1887

OECD Economics Department Working Papers

Working papers from the Economics Department of the OECD that cover the full range of the Department’s work including the economic situation, policy analysis and projections; fiscal policy, public expenditure and taxation; and structural issues including ageing, growth and productivity, migration, environment, human capital, housing, trade and investment, labour markets, regulatory reform, competition, health, and other issues.

The views expressed in these papers are those of the author(s) and do not necessarily reflect those of the OECD or of the governments of its member countries.

English, French

Nothing Ventured, Nothing Gained

The Long-Run Fiscal Reward of Structural Reforms

The recent reform of the Stability and Growth Pact provides more leeway for EU governments to temporarily breach the 3% deficit limit if this facilitates the implementation of initially expensive reforms. But the implementation of this principle is not obvious as budgets would need to specify the initial and multi-annual budgetary cost and benefit profile of reforms. Budgets should also be explicit about the fiscal cost of inaction to allow a balanced judgment of countries? trade-offs between the various options available. This paper first assesses the information requirements to implement this new form of flexibility built into the Stability and Growth Pact. It then provides simulation exercises to highlight the positive budgetary effects of coordinated structural reforms in the euro area as well as the need for an adequate monetary policy response to make sure that demand adjusts to the improved supply conditions swiftly. The budgetary gains would still depend on the type of reform and their impact on employment and productivity. On the other hand, national policy initiatives by a single country may only have a limited impact, especially in the short term and in the case of a large country. Indeed, in monetary union, the strength of endogenous adjustment mechanisms appears to be weaker in larger countries. Finally, the experience of New Zealand and Australia has shown that the longer-term benefits of reforms both in terms of the budget and overall economic performance are significant. Even so, it is not easy to disentangle the various forces at play. Fundamentally, structural reform and the implementation of smart fiscal frameworks tend to go hand in hand ? indeed may be two sides of the same coin.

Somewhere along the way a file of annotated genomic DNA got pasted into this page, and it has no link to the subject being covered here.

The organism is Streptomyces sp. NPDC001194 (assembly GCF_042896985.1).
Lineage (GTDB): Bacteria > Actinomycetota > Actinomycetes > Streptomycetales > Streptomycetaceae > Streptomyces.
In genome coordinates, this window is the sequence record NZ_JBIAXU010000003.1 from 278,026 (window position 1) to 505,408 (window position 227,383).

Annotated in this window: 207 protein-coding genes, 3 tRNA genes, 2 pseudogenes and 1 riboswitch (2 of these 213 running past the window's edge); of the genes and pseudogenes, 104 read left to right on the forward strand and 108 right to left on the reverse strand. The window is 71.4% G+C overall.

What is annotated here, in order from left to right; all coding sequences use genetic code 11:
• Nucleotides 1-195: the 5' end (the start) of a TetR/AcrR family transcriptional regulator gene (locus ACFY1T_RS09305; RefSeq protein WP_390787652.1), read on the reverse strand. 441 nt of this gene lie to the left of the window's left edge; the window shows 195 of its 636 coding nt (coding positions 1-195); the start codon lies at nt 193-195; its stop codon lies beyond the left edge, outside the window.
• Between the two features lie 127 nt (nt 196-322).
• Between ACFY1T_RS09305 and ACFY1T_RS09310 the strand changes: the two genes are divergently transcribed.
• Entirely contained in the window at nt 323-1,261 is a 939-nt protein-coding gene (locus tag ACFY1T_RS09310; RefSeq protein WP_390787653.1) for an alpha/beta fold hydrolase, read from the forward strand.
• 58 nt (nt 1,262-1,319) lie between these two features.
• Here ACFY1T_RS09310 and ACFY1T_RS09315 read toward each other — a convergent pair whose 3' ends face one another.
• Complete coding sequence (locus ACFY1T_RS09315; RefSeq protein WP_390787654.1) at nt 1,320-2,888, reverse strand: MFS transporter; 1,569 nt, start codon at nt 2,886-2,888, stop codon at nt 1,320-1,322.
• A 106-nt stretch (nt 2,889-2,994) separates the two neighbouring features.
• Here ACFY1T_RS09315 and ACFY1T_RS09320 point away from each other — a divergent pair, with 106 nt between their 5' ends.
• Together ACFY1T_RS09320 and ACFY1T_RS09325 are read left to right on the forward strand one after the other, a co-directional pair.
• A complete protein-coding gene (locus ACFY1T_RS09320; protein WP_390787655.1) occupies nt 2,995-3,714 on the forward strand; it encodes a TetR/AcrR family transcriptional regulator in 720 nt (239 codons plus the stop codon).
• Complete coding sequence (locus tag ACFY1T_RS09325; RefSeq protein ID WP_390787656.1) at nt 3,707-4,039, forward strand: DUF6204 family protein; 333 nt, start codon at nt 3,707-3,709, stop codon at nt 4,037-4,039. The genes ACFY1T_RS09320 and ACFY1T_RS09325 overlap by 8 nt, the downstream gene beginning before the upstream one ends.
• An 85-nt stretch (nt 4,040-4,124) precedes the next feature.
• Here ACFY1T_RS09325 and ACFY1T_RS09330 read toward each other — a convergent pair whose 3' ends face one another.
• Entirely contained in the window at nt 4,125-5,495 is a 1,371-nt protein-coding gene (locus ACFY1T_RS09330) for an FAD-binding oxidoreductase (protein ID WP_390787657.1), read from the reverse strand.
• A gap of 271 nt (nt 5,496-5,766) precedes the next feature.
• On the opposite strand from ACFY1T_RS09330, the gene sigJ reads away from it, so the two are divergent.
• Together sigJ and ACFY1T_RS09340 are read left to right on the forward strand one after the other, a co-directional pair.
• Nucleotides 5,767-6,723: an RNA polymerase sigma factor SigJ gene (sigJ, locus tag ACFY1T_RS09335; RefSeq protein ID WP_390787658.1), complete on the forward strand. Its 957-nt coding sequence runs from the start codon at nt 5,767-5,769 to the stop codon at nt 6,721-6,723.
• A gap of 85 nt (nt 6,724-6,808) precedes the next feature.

English

Keywords: fiscal policy, structural reforms, monetary union
JEL: P52: Economic Systems / Comparative Economic Systems / Comparative Studies of Particular Economies; E62: Macroeconomics and Monetary Economics / Macroeconomic Policy, Macroeconomic Aspects of Public Finance, and General Outlook / Fiscal Policy; E65: Macroeconomics and Monetary Economics / Macroeconomic Policy, Macroeconomic Aspects of Public Finance, and General Outlook / Studies of Particular Policy Episodes; H6: Public Economics / National Budget, Deficit, and Debt; E37: Macroeconomics and Monetary Economics / Prices, Business Fluctuations, and Cycles / Prices, Business Fluctuations, and Cycles: Forecasting and Simulation: Models and Applications; E63: Macroeconomics and Monetary Economics / Macroeconomic Policy, Macroeconomic Aspects of Public Finance, and General Outlook / Comparative or Joint Analysis of Fiscal and Monetary Policy; Stabilization; Treasury Policy
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